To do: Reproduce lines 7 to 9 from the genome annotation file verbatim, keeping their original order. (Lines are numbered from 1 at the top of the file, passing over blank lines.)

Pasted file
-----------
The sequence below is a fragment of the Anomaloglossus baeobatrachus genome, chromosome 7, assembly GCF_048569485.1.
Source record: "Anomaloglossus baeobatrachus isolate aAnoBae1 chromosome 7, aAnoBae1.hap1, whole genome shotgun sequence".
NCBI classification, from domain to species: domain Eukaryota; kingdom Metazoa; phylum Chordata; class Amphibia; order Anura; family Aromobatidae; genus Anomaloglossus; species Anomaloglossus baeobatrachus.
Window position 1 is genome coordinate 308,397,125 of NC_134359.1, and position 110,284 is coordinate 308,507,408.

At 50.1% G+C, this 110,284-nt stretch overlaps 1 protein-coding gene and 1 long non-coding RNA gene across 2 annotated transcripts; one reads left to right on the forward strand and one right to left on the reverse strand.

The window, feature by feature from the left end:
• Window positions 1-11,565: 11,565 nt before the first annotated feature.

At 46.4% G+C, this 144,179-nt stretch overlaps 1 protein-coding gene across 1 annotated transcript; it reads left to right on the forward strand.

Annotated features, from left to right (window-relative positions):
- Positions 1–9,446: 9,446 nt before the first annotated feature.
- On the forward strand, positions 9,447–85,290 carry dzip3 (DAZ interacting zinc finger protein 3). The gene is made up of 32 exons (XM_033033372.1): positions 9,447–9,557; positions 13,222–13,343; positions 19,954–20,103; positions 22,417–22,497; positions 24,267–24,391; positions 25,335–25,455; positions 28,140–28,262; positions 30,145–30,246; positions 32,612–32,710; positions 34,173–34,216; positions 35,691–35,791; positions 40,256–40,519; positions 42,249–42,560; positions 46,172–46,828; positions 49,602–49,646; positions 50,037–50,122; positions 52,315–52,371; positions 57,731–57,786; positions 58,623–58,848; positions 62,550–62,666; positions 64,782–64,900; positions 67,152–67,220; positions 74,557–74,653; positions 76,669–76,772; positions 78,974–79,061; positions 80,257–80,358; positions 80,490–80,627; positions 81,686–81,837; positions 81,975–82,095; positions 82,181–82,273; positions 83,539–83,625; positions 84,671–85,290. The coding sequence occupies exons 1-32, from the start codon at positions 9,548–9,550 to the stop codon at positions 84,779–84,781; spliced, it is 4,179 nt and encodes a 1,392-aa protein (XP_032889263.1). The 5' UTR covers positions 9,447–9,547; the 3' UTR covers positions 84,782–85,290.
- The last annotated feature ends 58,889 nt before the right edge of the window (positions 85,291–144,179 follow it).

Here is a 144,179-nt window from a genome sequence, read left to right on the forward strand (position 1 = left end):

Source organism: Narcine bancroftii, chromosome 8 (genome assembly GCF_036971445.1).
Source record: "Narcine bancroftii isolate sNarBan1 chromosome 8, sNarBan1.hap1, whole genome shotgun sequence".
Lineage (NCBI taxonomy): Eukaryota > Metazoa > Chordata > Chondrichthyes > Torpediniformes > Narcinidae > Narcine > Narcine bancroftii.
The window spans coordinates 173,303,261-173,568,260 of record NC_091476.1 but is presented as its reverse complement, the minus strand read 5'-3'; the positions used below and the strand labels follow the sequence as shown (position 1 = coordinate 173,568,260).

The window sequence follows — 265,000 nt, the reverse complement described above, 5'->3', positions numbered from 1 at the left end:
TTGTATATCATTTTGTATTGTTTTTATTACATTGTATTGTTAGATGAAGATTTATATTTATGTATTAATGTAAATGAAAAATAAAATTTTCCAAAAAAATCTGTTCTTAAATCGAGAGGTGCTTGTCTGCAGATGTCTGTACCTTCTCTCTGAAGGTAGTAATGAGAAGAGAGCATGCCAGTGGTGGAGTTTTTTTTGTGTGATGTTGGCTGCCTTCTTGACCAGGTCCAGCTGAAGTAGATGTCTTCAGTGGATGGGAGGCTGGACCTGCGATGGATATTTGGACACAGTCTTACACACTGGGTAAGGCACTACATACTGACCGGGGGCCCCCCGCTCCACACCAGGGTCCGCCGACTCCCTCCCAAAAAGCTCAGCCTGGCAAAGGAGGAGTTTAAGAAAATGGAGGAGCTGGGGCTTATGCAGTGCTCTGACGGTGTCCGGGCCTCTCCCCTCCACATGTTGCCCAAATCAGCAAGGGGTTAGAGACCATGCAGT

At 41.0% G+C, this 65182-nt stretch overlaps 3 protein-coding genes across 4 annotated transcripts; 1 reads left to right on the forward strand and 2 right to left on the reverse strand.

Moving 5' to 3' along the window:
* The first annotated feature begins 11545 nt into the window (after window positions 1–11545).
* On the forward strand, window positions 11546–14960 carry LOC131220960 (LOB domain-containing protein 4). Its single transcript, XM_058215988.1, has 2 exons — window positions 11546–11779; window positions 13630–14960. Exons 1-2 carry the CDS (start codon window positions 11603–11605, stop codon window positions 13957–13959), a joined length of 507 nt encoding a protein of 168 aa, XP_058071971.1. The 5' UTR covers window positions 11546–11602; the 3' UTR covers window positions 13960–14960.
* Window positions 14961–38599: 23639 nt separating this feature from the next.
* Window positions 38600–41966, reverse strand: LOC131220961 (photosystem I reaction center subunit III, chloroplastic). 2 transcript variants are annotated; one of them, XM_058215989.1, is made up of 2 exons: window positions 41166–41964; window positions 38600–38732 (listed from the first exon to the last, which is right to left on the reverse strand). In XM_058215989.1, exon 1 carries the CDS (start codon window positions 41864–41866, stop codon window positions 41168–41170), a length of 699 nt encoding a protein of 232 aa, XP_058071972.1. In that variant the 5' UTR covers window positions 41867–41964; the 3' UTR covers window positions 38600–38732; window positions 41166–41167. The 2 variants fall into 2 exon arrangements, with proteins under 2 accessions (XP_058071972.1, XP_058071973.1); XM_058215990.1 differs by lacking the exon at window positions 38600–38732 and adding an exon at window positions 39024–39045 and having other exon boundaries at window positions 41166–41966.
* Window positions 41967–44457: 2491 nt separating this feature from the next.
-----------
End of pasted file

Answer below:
• Window positions 1-11,565: 11,565 nt before the first annotated feature.

At 46.4% G+C, this 144,179-nt stretch overlaps 1 protein-coding gene across 1 annotated transcript; it reads left to right on the forward strand.

Annotated features, from left to right (window-relative positions):